With the rise of nationalism, populism, and hybrid forms of authoritarianism, freedom has been for years under assault in many parts of the world.
Unsurprisingly, among the countries with the most substantial deteriorations in freedom in recent years are Turkey and Poland, both experiencing evident weakening of the rule of law, contracting religious freedom, and attacks on freedom of expression.
Today we are releasing the fourth annual Human Freedom Index, the most comprehensive measure of freedom ever created for a large number of countries around the globe. The report documents global freedom on a continuing decline since 2008, the earliest year for which a robust enough index could be produced.
On a country level, we have seen the most significant deteriorations during this time in Greece, Brazil, Venezuela, Egypt, and Syria. Also, notably, Russia’s rating fell from 6.53 in 2008 to 6.27 in 2016; Hungary’s rating fell from 8.05 to 7.74; Argentina’s score dropped from 7.04 to 6.47; and Turkey’s rating decreased from 6.92 to 6.47 (between 2011 and 2016, Turkey’s rating decreased even more markedly, falling from 7.22 to 6.47).
On a positive side, countries that saw improvement in their level of human freedom most since 2008 are Côted’Ivoire, Angola, Zimbabwe, Taiwan, and Lesotho.
Freedom has indeed taken root in various societies, and it is also spreading in numerous countries around the globe. Notably, New Zealand tops the Human Freedom Index rankings this year, followed by Switzerland.
Both outperform Hong Kong, whose ranking and ratings continue to drop in light of ever-increasing interference and perceived interference by mainland China in Hong Kong’s policies and institutions, including infringements on freedom of the press and the independence of the legal system.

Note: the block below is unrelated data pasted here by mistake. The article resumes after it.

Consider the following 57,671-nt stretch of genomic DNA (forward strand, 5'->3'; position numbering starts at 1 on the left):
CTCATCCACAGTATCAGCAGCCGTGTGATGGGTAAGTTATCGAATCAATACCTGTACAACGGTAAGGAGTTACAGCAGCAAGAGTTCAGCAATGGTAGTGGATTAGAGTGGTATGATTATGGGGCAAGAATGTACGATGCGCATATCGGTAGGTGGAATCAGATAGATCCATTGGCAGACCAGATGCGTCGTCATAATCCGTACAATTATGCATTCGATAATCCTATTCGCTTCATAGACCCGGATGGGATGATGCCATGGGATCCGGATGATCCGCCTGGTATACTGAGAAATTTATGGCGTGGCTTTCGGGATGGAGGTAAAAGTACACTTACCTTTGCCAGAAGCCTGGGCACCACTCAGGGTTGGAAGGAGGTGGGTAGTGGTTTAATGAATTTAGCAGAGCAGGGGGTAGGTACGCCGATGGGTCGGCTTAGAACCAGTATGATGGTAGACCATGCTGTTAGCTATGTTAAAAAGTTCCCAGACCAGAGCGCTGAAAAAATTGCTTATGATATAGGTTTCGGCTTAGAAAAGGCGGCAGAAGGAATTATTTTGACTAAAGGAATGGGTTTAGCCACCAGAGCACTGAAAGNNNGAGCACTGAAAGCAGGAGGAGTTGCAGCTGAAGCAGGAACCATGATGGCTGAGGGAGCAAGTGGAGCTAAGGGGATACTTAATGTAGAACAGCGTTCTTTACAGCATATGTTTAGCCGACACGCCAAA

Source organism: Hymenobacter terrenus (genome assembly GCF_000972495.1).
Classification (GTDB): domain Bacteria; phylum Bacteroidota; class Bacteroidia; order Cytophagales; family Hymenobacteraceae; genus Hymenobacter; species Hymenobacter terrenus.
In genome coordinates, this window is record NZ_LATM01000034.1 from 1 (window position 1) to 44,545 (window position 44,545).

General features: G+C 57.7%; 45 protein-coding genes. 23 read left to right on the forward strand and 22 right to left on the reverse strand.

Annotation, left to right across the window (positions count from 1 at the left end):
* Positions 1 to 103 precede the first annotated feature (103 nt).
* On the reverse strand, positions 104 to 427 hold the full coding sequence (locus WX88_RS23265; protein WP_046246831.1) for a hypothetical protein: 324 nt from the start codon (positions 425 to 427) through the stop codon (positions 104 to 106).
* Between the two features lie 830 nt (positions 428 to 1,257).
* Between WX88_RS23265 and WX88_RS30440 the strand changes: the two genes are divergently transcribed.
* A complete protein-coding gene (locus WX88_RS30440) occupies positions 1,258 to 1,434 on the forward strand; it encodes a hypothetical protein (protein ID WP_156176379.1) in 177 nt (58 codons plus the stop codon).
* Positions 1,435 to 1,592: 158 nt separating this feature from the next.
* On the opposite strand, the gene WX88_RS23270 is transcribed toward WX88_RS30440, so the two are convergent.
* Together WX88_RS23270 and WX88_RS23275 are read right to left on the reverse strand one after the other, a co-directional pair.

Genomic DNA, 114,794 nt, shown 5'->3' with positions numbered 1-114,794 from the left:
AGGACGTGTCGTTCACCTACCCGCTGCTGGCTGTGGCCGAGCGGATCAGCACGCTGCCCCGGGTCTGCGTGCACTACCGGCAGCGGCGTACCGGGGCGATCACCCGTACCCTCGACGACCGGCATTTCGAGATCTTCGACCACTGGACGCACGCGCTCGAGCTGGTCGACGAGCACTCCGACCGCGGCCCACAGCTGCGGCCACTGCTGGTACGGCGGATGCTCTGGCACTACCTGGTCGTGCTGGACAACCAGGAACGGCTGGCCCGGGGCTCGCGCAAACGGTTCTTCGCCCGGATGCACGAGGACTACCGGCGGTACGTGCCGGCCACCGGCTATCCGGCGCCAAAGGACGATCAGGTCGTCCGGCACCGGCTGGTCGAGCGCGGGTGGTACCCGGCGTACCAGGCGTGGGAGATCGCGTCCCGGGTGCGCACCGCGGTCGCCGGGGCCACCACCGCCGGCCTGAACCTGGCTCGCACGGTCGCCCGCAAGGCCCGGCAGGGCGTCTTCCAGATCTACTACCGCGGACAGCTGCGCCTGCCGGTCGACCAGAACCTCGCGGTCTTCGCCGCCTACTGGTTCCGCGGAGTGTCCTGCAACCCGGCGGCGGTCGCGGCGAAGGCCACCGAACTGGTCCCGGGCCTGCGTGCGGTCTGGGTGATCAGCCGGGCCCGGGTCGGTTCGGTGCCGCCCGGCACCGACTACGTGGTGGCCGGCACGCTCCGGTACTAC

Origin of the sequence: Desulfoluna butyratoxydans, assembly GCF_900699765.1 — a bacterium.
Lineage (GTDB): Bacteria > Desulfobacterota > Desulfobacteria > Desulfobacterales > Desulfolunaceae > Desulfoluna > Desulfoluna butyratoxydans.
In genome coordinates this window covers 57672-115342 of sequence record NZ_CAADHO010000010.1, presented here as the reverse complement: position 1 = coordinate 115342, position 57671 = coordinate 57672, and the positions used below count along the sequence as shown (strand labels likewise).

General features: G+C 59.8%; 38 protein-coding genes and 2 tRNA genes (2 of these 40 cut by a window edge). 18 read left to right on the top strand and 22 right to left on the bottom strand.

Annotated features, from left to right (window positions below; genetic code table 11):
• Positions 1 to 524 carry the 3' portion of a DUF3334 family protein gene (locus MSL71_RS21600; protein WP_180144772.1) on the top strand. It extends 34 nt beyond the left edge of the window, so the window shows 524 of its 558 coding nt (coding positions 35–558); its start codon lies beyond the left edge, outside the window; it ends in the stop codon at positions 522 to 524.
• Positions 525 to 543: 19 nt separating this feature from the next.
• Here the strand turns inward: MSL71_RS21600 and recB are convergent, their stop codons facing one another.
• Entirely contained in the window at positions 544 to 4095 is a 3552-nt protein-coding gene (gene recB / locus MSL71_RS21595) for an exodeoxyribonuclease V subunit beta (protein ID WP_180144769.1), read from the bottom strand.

Other selected countries rank as follows: Australia (4th), Canada (5th), the Netherlands and Denmark (tied in 6th place), Ireland and the United Kingdom (tied in 8th place), and Finland, Norway, and Taiwan (tied in 10th place), Germany (13), the United States and Sweden (tied in 17th place), Japan (31), France and Chile (tied in 32nd place), Italy (34th), South Africa (63rd), Mexico (75th), Indonesia (85th), Argentina and Turkey (tied in 107th place), India and Malaysia (tied in 110th place), Russia (119th), China (135th), Pakistan (140th), Saudi Arabia (146th), Iran (153rd), Egypt (156th), Iraq (159th), Venezuela (161st), and Syria (162nd).
The freest countries in Eastern Europe include Estonia (ranked 14 globally), Lithuania (20), the Czech Republic (21), Latvia (23), and Romania (24). The least free country in the region is Belarus (128) preceded by Russia (119), Ukraine (118), Moldova (75), and Greece (61) (see Figure 1).
Figure 1: Human Freedom in Eastern Europe
Eastern Europe as a region has less freedom than North America, Western Europe, Oceania, and East Asia, but more than Latin America &the Caribbean, Caucasus & Central Asia, South Asia, sub-Saharan Africa, and the Middle East and North Africa (see Figure 2).
The most significant improvement in freedom since 2008 occurred in East Asia (0.11) and sub-Saharan Africa (0.11), while the largest deteriorations in freedom occurred in the Caucasus and Central Asia (−0.25) and the Middle East and North Africa (−0.58), the least free region.
Figure 2: Human Freedom Score by Region (2016) and Changes (2008–2016)
Figure 3 shows that within Eastern Europe, the most significant improvement in freedom since 2008 occurred in Macedonia (0.16), Estonia (0.09), and Slovenia (0.08), while Montenegro (-0.21), Hungary (-0.15), and Poland (-0.10) saw the biggest deteriorations.
Figure 3: Human Freedom in Central and Eastern Europe (2008-2016)
Religion, Movement, and Rule of Law saw the most significant decreases in freedom since 2008, while Sound Money saw the largest improvement (see Figure 4).
Figure 4: Human Freedom Score by Category (2016) and Changes (2008–2016)
With the Human Freedom Index, my coauthor Ian Vasquez and I aim to capture the degree to which people are free to enjoy fundamental rights such as freedom of speech, religion, association, and assembly, and also measures freedom of movement, women’s freedoms, crime and violence, and legal discrimination against same-sex relationships.
In this context, the index ranks 162 countries based on 79 distinct indicators of personal, civil, and economic freedom, using data from 2008 to 2016, the most recent year for which sufficient data are available.
The index is co-published by the Cato Institute in the United States, the Fraser Institute in Canada, and the Friedrich Naumann Foundation for Freedom in Germany.